12. Rubicon – A Good Day’s Work

Rubicon travelled a short distance from 70s-style conspiracy drama to cerebral 24-style topical thriller with some peculiar baggage including the spate of uninvolving office romances and a malfunctioning sub-plot featuring Miranda Richardson as a woman being sad in some rooms. It was the eleventh episode that fulfilled the promise of both versions of the show, with our paranoid hero Will Travers finally revealing to Catherine Rhumer the results of his research; shadowy corporation Atlas-McDowell is in the Shock Doctrine business, wrecking the world and profiting from the chaos. The show suddenly comes into focus, and writer Zack Whedon and director Brad Anderson crank up the suspense with a nerve-wracking fight scene between Will and smug assassin Donald Bloom. It’s the build-up and pay-off that seals the deal; Truxton’s anguish when he realises what he must do to protect his evil cabal, and Kale’s efficient disposal of the dead body of his former lover. This immensely exciting hour of TV ends with Will slowly falling apart, as he realises just how much danger he is in. Plus we get to hear Rocket from the Crypt’s On A Rope over the sound of a body being dismembered. How often does that happen on TV?

11. The Shadow Line – Episode Six

Addicts of Hugo Blick’s dread-soaked drama, shunned by those who proved immune to the almost other-worldly oddness of it all, could well have felt vindicated in their obsession by the rush of shocking moments that occur in the middle of this episode. The first half of it seems like an elaborate set-up for an imminent disaster, which comes during a typically lengthy set-piece that sees Jonah Gabriel face off against his would-be assassin Gatehouse in the home of his mistress and secret son. The audience, of course, knows that they are not alone, and the traps set by both Gatehouse and Glickman end up going horribly wrong. This ten minute centrepiece, in an already exciting episode, is one of the crowning achievements of the TV year, a sequence of bombshells layered so expertly over each other, occasionally in contravention of usual dramatic logic, that any quibbles about the plausibility of it fade away. It’s deliberately played straight at the audience, who can only react with numb horror. Which is not to say that’s the only good thing about the episode. Gatehouse’s final scene, rising like Lazarus to face his would-be assassin, is memorably chilling and, as with the rest of this remarkable show, commendably precise in execution.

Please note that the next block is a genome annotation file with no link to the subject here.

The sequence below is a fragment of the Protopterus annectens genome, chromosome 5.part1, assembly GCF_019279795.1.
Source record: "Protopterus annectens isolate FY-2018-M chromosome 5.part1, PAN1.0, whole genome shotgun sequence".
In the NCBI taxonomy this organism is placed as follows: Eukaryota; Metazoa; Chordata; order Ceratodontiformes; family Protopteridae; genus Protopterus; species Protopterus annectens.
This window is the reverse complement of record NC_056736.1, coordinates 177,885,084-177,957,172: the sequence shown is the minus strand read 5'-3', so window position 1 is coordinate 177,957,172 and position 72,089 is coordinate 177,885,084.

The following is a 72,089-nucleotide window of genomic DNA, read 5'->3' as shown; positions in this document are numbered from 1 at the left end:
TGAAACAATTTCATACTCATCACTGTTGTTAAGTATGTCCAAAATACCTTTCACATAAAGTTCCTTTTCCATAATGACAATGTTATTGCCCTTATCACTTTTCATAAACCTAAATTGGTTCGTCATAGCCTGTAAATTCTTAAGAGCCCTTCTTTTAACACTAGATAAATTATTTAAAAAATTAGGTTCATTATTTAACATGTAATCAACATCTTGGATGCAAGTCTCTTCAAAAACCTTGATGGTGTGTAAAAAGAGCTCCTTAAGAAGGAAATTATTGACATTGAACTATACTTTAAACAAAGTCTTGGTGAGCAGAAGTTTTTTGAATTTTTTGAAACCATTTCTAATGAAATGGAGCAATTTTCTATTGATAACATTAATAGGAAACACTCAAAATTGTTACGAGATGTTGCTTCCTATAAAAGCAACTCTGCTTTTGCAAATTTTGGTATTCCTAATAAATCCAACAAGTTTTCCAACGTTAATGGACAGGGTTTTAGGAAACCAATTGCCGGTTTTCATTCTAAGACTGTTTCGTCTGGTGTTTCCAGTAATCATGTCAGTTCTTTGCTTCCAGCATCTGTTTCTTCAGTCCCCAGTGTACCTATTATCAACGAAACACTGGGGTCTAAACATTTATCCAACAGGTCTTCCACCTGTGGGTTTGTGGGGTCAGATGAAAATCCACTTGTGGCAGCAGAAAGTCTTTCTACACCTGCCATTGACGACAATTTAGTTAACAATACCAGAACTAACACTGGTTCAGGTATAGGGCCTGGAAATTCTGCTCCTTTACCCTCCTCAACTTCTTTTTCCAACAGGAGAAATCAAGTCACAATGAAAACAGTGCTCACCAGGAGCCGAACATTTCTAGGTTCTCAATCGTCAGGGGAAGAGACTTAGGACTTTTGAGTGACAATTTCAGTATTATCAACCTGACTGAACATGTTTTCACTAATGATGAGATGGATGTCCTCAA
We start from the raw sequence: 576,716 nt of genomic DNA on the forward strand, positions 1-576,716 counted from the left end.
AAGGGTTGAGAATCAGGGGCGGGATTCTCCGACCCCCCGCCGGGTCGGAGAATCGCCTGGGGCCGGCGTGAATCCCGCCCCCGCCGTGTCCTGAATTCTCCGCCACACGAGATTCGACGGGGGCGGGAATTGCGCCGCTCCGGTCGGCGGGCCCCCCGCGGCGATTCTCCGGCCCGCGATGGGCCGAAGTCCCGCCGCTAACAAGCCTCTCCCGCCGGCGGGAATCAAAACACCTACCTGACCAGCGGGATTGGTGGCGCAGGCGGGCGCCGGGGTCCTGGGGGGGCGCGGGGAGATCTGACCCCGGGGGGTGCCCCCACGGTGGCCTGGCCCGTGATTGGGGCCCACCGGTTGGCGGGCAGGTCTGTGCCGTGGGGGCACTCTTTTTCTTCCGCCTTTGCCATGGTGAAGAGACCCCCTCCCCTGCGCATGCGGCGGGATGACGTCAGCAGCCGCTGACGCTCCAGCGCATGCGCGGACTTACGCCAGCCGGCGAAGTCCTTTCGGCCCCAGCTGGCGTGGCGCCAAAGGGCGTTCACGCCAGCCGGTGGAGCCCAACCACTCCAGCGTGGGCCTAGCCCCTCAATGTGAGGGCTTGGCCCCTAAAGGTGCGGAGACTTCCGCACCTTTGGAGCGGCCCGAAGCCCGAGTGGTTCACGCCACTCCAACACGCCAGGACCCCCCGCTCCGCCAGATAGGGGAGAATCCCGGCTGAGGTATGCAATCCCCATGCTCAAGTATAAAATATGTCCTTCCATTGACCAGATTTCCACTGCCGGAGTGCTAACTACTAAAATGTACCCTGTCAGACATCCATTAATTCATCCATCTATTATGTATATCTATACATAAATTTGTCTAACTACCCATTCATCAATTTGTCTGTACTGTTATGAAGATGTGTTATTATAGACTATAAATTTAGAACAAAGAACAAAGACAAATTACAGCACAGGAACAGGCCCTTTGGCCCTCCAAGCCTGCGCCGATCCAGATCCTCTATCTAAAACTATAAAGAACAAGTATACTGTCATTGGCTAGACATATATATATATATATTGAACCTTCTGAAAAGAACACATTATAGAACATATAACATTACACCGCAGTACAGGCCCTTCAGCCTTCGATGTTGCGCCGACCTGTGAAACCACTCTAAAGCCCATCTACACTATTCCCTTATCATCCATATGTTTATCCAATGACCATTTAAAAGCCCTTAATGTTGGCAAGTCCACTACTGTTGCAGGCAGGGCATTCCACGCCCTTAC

Top ten tomorrow. If I can stop shuffling the order around.

2 thoughts on “The 2010-2011 Caruso Awards: The Best Episodes of the Year (20-11)

    • AIIIIIEEEEEE! There is no defense against Gatehouse! If I was of a mind to dress up for Halloween, I’d dress as him. I’d have to have my face lengthened to be able to pull it off, though.